I was shown a clock that someone had tried to lubricate with WD40, it was wrecked. WD40 displaced the oil that was in the bearings and gears. It penetrates because it is a dispersant, so it can free things up but it does not lubricate long term.


When I dismantle an old rusty car I use Plusgas to free off seized bolts. On the rare occasions that doesn't work I give it a second application followed by a spray of WD40. That rarely fails as the WD40 drives the Plusgas into the seized component. But anything freed off with WD40 very soon seized up again because it is simply not a lubricant.

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Critics ? No , not really , just people who happen not to agree with you . As I am fond of pointing out , WD40 is a Water Dispersant that took its inventors thirty nine failed attempts to get right . Lovely stuff for cleaning a dirty chain if you don't happen to have any Paraffin ( Kerosene ) to hand , but quite unsuitable as a chain lubricant . It's entirely possible, however, that you are referring to a type of chain lube that bears the WD40 brand name . Anyway , I wouldn't worry about valuable internet space being wasted , there's plenty to go round . Biscuits anyone ?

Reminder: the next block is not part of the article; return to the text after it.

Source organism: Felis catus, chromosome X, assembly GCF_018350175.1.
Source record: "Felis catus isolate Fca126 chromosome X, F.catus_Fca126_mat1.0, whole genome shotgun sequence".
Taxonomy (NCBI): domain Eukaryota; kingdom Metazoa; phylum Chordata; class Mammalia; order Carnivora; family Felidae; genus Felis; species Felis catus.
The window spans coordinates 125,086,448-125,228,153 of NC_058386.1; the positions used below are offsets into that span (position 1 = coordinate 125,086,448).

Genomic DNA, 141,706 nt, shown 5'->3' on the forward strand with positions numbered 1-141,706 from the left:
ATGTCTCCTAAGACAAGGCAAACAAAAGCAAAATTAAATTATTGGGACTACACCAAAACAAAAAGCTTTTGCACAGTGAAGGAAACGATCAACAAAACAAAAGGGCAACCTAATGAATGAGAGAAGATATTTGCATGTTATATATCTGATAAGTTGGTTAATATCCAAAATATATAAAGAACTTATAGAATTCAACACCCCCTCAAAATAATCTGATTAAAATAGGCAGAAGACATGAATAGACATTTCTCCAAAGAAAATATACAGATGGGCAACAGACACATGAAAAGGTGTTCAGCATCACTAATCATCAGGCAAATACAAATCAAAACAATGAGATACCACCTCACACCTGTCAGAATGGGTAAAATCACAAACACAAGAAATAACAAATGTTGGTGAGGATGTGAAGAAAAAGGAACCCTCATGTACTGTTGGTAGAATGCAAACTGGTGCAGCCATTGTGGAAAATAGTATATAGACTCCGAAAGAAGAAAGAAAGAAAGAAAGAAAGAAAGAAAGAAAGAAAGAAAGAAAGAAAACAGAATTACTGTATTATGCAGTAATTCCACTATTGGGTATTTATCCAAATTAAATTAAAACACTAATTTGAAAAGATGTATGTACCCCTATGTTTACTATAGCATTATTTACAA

The original WD-40 is a penetrating oil, and water displacer. Penetrating oil is a lubricant... how is it not?

 

The original WD40 is not suitable for lubricating motorcycle chains is all I'm saying .